You have a longer life expectancy than a man, different ideas about what constitutes risk, often work for a different pay-scale… and if you’re a woman, you likely need a different kind of retirement plan as well.
You may think that the financial advisor recommended by your husband/father/brother will suit you just fine, but this new article in the Wall Street Journal suggests that what works financially for men doesn’t always work for women—and this includes old-school financial advisors. According to the article, when women start seriously planning for retirement, “many find that the financial-services industry is an obstacle, not an ally. In a recent Boston Consulting Group survey of women investors, respondents said they routinely feel underserved by the financial-services industry, with more than 70% expressing dissatisfaction with the service they’re getting. Among the complaints: disrespectful advisers, narrower investment choices based on the assumption that women can’t handle risks and patronizing pitches.”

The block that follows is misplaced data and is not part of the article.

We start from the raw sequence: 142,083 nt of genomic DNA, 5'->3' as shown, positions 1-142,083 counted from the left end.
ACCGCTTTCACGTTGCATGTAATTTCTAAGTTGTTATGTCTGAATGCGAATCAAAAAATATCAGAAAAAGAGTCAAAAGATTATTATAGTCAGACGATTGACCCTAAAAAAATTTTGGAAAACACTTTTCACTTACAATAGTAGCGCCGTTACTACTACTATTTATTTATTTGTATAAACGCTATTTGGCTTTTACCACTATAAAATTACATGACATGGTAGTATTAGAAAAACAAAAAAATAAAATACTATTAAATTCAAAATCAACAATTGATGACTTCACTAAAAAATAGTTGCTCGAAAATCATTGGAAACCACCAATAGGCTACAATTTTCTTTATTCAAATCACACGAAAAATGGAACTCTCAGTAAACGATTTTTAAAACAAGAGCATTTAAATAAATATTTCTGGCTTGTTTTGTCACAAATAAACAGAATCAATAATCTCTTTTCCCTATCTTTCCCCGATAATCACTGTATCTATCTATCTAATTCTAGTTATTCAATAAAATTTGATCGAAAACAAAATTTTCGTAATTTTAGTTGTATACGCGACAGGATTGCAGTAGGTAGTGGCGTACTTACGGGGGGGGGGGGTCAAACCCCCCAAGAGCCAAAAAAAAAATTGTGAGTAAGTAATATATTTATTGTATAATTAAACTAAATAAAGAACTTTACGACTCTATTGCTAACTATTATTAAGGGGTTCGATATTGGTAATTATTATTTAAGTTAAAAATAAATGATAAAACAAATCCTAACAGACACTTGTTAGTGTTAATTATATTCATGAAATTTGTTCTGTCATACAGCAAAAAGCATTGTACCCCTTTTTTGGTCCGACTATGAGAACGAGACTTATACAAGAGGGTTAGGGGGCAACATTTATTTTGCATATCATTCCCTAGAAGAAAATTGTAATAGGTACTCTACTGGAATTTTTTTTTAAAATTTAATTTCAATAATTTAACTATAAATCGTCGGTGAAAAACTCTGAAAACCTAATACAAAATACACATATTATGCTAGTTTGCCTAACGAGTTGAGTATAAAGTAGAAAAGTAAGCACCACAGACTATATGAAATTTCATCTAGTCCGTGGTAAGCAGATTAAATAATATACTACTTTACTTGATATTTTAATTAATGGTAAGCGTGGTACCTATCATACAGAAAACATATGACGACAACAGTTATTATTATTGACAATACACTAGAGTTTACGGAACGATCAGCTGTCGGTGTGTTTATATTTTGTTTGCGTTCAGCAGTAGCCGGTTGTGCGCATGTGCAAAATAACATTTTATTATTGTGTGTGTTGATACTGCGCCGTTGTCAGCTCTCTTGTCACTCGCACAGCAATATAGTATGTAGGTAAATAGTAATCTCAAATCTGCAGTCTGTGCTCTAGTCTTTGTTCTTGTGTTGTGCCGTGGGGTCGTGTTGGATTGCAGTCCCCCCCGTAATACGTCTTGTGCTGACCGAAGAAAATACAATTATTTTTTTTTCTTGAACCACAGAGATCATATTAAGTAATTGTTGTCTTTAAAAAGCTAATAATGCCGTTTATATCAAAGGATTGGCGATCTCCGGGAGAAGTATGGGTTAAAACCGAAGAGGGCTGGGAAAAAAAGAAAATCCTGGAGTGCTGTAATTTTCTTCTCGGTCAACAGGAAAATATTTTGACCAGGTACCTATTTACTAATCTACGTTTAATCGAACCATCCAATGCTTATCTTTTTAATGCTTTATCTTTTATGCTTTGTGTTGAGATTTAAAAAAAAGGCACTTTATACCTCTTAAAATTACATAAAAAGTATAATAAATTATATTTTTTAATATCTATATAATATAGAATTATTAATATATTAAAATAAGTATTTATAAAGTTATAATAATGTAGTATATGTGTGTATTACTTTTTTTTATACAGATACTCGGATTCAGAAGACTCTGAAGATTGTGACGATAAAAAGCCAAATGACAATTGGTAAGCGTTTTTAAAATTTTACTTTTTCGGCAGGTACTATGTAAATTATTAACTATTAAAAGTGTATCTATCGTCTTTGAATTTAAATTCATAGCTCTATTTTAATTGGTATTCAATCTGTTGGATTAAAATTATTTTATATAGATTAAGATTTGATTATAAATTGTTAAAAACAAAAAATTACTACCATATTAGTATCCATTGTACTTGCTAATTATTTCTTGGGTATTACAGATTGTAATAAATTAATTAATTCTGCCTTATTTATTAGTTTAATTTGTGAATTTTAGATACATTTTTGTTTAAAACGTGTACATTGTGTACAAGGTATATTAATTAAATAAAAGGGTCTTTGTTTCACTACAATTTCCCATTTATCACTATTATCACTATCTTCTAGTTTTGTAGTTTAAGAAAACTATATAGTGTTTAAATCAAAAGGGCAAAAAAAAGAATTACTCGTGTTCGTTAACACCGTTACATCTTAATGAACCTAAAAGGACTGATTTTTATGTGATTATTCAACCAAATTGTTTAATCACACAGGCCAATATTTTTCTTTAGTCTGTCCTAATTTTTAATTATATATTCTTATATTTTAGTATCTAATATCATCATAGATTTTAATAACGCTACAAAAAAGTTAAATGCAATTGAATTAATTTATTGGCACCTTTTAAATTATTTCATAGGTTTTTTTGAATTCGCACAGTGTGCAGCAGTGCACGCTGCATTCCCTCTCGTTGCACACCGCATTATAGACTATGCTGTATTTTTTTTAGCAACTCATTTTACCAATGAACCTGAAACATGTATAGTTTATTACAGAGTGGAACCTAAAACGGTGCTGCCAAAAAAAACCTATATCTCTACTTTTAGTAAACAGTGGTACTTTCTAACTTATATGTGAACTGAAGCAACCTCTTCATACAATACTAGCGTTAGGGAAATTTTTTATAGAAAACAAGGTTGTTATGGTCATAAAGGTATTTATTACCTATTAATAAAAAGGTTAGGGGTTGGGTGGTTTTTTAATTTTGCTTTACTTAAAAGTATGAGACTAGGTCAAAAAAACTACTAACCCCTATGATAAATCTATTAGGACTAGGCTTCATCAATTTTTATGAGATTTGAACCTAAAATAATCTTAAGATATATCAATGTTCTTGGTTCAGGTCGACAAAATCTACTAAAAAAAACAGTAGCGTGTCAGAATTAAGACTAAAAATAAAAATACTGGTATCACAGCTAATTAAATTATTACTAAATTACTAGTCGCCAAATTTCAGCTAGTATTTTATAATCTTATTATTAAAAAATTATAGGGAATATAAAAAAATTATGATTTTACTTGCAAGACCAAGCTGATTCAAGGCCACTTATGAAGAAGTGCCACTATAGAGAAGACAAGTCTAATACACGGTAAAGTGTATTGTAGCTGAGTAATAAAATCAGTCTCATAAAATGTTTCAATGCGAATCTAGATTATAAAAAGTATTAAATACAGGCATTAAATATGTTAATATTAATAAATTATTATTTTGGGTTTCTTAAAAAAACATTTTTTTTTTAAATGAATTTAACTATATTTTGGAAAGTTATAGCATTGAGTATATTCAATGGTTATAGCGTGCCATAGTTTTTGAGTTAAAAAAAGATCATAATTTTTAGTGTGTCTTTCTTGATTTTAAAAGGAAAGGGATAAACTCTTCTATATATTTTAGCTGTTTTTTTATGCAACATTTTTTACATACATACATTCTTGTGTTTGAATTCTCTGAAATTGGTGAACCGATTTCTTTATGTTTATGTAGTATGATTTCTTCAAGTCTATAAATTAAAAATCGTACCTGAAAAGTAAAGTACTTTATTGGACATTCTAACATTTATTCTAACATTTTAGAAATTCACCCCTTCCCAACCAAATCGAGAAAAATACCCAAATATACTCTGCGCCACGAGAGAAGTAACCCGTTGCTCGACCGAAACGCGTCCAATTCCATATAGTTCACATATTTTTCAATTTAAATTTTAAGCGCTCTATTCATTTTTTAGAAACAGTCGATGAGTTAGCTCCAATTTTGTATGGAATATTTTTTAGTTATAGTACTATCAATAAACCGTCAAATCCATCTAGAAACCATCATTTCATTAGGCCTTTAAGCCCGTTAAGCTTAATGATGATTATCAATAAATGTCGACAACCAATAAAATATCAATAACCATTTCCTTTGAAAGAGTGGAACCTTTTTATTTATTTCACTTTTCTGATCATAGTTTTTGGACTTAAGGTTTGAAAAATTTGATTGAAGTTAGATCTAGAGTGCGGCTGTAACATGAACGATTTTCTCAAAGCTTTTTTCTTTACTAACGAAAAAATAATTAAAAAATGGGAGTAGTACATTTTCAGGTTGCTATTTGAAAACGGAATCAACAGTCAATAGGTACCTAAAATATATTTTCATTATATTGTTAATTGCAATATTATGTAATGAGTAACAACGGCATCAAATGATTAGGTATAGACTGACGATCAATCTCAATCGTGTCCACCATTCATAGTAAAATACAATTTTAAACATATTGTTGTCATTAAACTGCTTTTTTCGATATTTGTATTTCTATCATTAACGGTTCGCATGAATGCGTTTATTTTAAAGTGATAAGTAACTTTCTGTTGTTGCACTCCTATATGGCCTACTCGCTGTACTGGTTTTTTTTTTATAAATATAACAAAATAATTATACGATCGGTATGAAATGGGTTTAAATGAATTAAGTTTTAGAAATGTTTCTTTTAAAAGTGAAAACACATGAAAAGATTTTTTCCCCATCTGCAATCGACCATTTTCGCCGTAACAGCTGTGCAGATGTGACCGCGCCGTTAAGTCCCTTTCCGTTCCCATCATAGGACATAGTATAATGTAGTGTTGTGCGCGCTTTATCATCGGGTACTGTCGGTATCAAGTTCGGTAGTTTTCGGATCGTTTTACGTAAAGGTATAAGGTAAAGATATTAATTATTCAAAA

This isn’t just a case of emotional discomfort; it also hits women in the pocket-book, where it’s likely to hurt the most. “A recent survey by financial-services company MassMutual found that women’s retirement accounts were, on average, just two-thirds the size of men’s.”
Not all of this can be blamed on financial advisors though. Women have a dangerous (if generous) tendency to put their spouses and families first, with little thought for their own financial security until it’s too late. In addition, married women often count on their husband’s retirement plan to take care of the both of them—only to find that his plan works for his life expectancy, leaving her without a plan when he’s no longer around.
What can women do? The first thing each woman should do is have is her own retirement account, and contribute to it each month. Make sure your financial advisor recognizes your unique needs and listens to your hopes and concerns. You can plan with your partner for golden years spent together, but it’s your responsibility to save for yourself.